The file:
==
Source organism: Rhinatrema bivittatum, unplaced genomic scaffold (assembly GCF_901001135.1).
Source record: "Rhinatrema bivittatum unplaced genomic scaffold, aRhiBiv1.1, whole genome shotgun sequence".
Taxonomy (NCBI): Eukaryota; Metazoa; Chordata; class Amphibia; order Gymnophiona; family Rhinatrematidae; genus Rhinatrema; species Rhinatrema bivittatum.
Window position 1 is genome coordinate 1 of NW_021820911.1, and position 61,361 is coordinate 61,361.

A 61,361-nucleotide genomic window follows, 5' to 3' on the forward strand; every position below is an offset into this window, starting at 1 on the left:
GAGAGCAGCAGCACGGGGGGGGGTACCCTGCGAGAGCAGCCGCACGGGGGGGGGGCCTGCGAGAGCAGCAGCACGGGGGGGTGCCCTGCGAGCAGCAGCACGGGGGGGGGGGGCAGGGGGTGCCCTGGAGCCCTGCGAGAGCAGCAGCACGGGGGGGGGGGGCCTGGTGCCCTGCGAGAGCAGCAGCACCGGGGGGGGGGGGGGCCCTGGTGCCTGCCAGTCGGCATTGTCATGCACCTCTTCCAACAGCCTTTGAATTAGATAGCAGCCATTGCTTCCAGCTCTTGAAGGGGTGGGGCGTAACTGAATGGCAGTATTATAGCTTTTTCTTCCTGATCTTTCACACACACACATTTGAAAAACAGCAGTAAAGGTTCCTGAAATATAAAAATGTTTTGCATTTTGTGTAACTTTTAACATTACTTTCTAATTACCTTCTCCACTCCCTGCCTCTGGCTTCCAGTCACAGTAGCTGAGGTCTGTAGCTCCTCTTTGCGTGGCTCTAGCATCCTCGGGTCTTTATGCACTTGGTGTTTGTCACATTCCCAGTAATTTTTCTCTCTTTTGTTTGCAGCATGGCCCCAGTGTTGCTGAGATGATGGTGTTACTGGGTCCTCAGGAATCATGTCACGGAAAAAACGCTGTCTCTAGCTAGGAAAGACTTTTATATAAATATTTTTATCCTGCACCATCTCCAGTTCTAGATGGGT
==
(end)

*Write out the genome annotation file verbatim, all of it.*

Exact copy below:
Source organism: Rhinatrema bivittatum, unplaced genomic scaffold (assembly GCF_901001135.1).
Source record: "Rhinatrema bivittatum unplaced genomic scaffold, aRhiBiv1.1, whole genome shotgun sequence".
Taxonomy (NCBI): Eukaryota; Metazoa; Chordata; class Amphibia; order Gymnophiona; family Rhinatrematidae; genus Rhinatrema; species Rhinatrema bivittatum.
Window position 1 is genome coordinate 1 of NW_021820911.1, and position 61,361 is coordinate 61,361.

A 61,361-nucleotide genomic window follows, 5' to 3' on the forward strand; every position below is an offset into this window, starting at 1 on the left:
GAGAGCAGCAGCACGGGGGGGGGTACCCTGCGAGAGCAGCCGCACGGGGGGGGGGCCTGCGAGAGCAGCAGCACGGGGGGGTGCCCTGCGAGCAGCAGCACGGGGGGGGGGGGCAGGGGGTGCCCTGGAGCCCTGCGAGAGCAGCAGCACGGGGGGGGGGGGCCTGGTGCCCTGCGAGAGCAGCAGCACCGGGGGGGGGGGGGGCCCTGGTGCCTGCCAGTCGGCATTGTCATGCACCTCTTCCAACAGCCTTTGAATTAGATAGCAGCCATTGCTTCCAGCTCTTGAAGGGGTGGGGCGTAACTGAATGGCAGTATTATAGCTTTTTCTTCCTGATCTTTCACACACACACATTTGAAAAACAGCAGTAAAGGTTCCTGAAATATAAAAATGTTTTGCATTTTGTGTAACTTTTAACATTACTTTCTAATTACCTTCTCCACTCCCTGCCTCTGGCTTCCAGTCACAGTAGCTGAGGTCTGTAGCTCCTCTTTGCGTGGCTCTAGCATCCTCGGGTCTTTATGCACTTGGTGTTTGTCACATTCCCAGTAATTTTTCTCTCTTTTGTTTGCAGCATGGCCCCAGTGTTGCTGAGATGATGGTGTTACTGGGTCCTCAGGAATCATGTCACGGAAAAAACGCTGTCTCTAGCTAGGAAAGACTTTTATATAAATATTTTTATCCTGCACCATCTCCAGTTCTAGATGGGT